of operating with a startup mentality

Harry Potter problem model to identify

and, through your innovation and tech-

the key ‘problems’ for L&G, and seek

nology, compete with them. What I saw

out the opportunities to scale them up.

very quickly is that the startup way of

Despite working within the confines of

working – being really innovative, devel-

one of the largest insurance, pension

oping ideas rapidly and proving the

and investment companies, the team is

concept early before further develop-

resolute in its disruptive mindset: “It

ment – is how Maarten and Graeme

may sound strange to some, but we re-

were approaching innovation within

ally feel like a startup company,” says

L&G. It was obvious that it should be

Findlay. “We have a modest fixed budg-

the way in which we as a wider organi-

et and culturally we’ve adopted a

sation should approach all our projects.

mentality whereby we move very rap-

Think like a startup, fail fast, fail cheaply

idly, try and fail quickly, and we don’t

and keep innovating.”

waste time reaching decisions.”

Since, Loo, Ectors, Findlay and their

Naturally, that mindset has resulted

Future Ventures colleagues have relied

in the development of several innova-

on the “very repeatable and simple”

tive new products. This includes new

w w w.f i nte c hma ga z i n e. com

21


LEGAL & GENERAL FUTURE VENTURES

Blockchain platform Estua(re), the first pension risk transfer execution platform driven by blockchain technology. Developed through the use of Amazon Web Services and recognised as a single ecosystem, Estua(re) is capable of driving each stage of the pension risk transfer reinsurance value chain, including pricing, claims handling, financial reporting and collateral using data that is stored on the blockchain. It will, says Matt Bannock, who is leading the blockchain delivery, “greatly reduce 22

the workload of operating contracts and the use of smart contracts, will mitigate the need for reconciliation between insurer and re-insurer, and make it easier for L&G and its customers to interact securely. The system is built on the Hyperledger fabric, which is being supplied by Data Art.” Similarly, the team is in the process of rolling out a new mobile app, first to L&G employees but with the intention of distributing to its customers. The Harry Potter problem in this instance? “Our workplace pension team needed to enhance their mobile proposition to remain competitive in their tendering process,” says Ectors. DECEMBER 2019


“Think like a startup, fail fast, fail cheaply and keep innovating” Peggy Loo, Future Ventures Director, Legal & General The driving force behind the app’s development was simplicity. “It collates a series of functions whereby people can interact with each other, and ultimately customers, into a single ecosystem where services complement each other,” says Loo. “You may wish to speak with a tech advisor or a financial adviser, for example, which in turn may lead you to considering options related to your health, employee share schemes or pension. Ecosystems are important. No one thinks of their life in a single, compartmentalised way anymore. All of our interactions relate to each other. For us, however, it was really important to create a single place where people can w w w.f i nte c hma ga z i n e. com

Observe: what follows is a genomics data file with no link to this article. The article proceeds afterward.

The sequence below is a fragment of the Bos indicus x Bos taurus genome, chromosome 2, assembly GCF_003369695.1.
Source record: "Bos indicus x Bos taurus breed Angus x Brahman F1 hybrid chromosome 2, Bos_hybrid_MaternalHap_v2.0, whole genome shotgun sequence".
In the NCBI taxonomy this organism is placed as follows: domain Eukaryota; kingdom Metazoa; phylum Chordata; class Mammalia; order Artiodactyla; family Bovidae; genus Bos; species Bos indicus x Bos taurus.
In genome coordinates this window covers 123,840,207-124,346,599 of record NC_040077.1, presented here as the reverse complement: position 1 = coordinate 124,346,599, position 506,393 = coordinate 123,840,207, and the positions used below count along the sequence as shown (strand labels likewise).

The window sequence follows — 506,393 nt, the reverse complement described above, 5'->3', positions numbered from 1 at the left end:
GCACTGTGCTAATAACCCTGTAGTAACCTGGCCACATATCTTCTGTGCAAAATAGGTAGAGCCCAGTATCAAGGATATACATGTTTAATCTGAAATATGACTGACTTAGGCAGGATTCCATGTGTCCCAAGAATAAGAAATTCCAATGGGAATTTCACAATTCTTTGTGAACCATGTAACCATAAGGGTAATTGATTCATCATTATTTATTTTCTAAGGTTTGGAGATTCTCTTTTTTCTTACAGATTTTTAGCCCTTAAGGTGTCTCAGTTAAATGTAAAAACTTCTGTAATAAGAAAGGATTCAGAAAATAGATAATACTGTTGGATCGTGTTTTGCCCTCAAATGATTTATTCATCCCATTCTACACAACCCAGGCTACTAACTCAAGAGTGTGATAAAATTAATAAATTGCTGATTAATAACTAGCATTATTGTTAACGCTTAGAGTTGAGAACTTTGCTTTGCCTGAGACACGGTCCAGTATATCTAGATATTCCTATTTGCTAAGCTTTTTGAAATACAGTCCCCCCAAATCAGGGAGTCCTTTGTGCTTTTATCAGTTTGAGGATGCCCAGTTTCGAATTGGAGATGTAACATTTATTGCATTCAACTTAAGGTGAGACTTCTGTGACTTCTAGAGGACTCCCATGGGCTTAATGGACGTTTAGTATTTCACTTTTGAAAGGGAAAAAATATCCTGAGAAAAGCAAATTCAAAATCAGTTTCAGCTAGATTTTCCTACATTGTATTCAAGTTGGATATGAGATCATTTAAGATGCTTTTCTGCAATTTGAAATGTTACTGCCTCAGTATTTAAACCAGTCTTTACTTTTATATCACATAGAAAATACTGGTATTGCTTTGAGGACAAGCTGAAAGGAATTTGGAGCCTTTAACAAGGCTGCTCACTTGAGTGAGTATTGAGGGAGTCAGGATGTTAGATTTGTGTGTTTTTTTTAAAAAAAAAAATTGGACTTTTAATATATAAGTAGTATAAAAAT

23


LEGAL & GENERAL FUTURE VENTURES

24

DECEMBER 2019


CLICK TO WATCH : ‘LEGAL & GENERAL’S FUTURE VENTURES TEAM: PROBLEM SOLVING, INNOVATION AND TRANSFORMING FROM WITHIN’ 25 access everything they need to and

something done, you can log in, get it

suppliers can come on board to serve

done and carry on being as productive

these customers and take it in their

as possible. It’s always all about

own direction. The solution in its early

‘what is your problem, and how can we

phases, distributed via employers and

solve it in the most effective way?’.

employees. It’s super scalable too –

Whichever direction we take our inno-

ultimately, people can fully personalise

vation, it needs to be faster, cheaper

how they use the app. You have the

and better. It’s the Netflix or Amazon

ability to collate favourite services,

mentality, strip away complexity and

products or content, or to develop it with

allow people to get what they want

a particular group or social club in mind.”

quickly and simply.”

“We’re making the anti-Facebook

Naturally, developing innovative solu-

app,” Ectors adds. “We don’t want

tions at the pace in which the Future

people to spend a long time within it.

Ventures team works, requires close

If you are an employee and you need

collaboration with industry-leading w w w.f i nte c hma ga z i n e. com


LEGAL & GENERAL FUTURE VENTURES

partners. The team has a rigorous se-

and ultimately spread it across the

lection process, according to Sean

business. What’s really important from

O’reilly, Head of Technology Innovation:

our perspective is that we don’t sup-

“We like to specify one of our Harry

port people forever. We introduce the

Potter problems and to set it as a chal-

problem followed by the technology,

lenge for a number of potential partners

but then take a step back and expect

in the shape of a five minutes RFI. We’ll

people to take it forward. Collaboration

expect a presentation on potential so-

is key throughout the process.”

lutions in as little as week with a one to